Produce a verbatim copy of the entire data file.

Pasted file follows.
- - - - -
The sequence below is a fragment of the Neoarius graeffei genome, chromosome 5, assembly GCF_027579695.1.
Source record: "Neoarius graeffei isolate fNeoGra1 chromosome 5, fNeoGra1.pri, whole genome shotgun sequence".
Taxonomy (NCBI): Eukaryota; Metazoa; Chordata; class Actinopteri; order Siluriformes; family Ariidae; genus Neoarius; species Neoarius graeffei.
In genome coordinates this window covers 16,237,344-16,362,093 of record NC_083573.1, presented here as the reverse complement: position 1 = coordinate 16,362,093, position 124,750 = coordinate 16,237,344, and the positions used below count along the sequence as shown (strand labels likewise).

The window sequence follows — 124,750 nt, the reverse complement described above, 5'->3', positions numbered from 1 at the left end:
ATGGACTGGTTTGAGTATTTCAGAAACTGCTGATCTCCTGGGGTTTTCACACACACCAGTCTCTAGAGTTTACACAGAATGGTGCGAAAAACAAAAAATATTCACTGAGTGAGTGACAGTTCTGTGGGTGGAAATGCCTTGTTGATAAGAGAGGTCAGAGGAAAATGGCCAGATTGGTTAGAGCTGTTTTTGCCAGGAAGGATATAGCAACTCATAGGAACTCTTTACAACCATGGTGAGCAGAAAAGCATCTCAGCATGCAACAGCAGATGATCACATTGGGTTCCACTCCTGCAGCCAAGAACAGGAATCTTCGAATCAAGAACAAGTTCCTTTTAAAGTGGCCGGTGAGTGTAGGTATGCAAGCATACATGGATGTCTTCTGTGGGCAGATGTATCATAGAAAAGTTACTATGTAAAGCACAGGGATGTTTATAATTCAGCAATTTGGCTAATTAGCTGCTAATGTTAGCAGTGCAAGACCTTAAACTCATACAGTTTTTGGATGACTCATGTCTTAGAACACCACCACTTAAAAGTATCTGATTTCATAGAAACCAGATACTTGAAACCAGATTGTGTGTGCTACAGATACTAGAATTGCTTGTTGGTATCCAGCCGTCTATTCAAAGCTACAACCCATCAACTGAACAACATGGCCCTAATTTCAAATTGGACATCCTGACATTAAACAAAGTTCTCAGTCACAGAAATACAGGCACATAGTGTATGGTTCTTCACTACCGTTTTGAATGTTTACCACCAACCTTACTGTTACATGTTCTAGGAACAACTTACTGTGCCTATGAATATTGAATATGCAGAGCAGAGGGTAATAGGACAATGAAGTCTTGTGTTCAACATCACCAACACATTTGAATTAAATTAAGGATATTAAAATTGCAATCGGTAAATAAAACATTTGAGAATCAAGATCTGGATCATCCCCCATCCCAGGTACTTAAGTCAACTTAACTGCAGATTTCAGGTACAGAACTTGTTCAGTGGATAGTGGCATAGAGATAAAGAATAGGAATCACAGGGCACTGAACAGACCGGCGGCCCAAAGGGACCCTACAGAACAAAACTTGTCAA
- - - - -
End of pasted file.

The sequence below is a fragment of the Neoarius graeffei genome, chromosome 5, assembly GCF_027579695.1.
Source record: "Neoarius graeffei isolate fNeoGra1 chromosome 5, fNeoGra1.pri, whole genome shotgun sequence".
Taxonomy (NCBI): Eukaryota; Metazoa; Chordata; class Actinopteri; order Siluriformes; family Ariidae; genus Neoarius; species Neoarius graeffei.
In genome coordinates this window covers 16,237,344-16,362,093 of record NC_083573.1, presented here as the reverse complement: position 1 = coordinate 16,362,093, position 124,750 = coordinate 16,237,344, and the positions used below count along the sequence as shown (strand labels likewise).

The window sequence follows — 124,750 nt, the reverse complement described above, 5'->3', positions numbered from 1 at the left end:
ATGGACTGGTTTGAGTATTTCAGAAACTGCTGATCTCCTGGGGTTTTCACACACACCAGTCTCTAGAGTTTACACAGAATGGTGCGAAAAACAAAAAATATTCACTGAGTGAGTGACAGTTCTGTGGGTGGAAATGCCTTGTTGATAAGAGAGGTCAGAGGAAAATGGCCAGATTGGTTAGAGCTGTTTTTGCCAGGAAGGATATAGCAACTCATAGGAACTCTTTACAACCATGGTGAGCAGAAAAGCATCTCAGCATGCAACAGCAGATGATCACATTGGGTTCCACTCCTGCAGCCAAGAACAGGAATCTTCGAATCAAGAACAAGTTCCTTTTAAAGTGGCCGGTGAGTGTAGGTATGCAAGCATACATGGATGTCTTCTGTGGGCAGATGTATCATAGAAAAGTTACTATGTAAAGCACAGGGATGTTTATAATTCAGCAATTTGGCTAATTAGCTGCTAATGTTAGCAGTGCAAGACCTTAAACTCATACAGTTTTTGGATGACTCATGTCTTAGAACACCACCACTTAAAAGTATCTGATTTCATAGAAACCAGATACTTGAAACCAGATTGTGTGTGCTACAGATACTAGAATTGCTTGTTGGTATCCAGCCGTCTATTCAAAGCTACAACCCATCAACTGAACAACATGGCCCTAATTTCAAATTGGACATCCTGACATTAAACAAAGTTCTCAGTCACAGAAATACAGGCACATAGTGTATGGTTCTTCACTACCGTTTTGAATGTTTACCACCAACCTTACTGTTACATGTTCTAGGAACAACTTACTGTGCCTATGAATATTGAATATGCAGAGCAGAGGGTAATAGGACAATGAAGTCTTGTGTTCAACATCACCAACACATTTGAATTAAATTAAGGATATTAAAATTGCAATCGGTAAATAAAACATTTGAGAATCAAGATCTGGATCATCCCCCATCCCAGGTACTTAAGTCAACTTAACTGCAGATTTCAGGTACAGAACTTGTTCAGTGGATAGTGGCATAGAGATAAAGAATAGGAATCACAGGGCACTGAACAGACCGGCGGCCCAAAGGGACCCTACAGAACAAAACTTGTCAA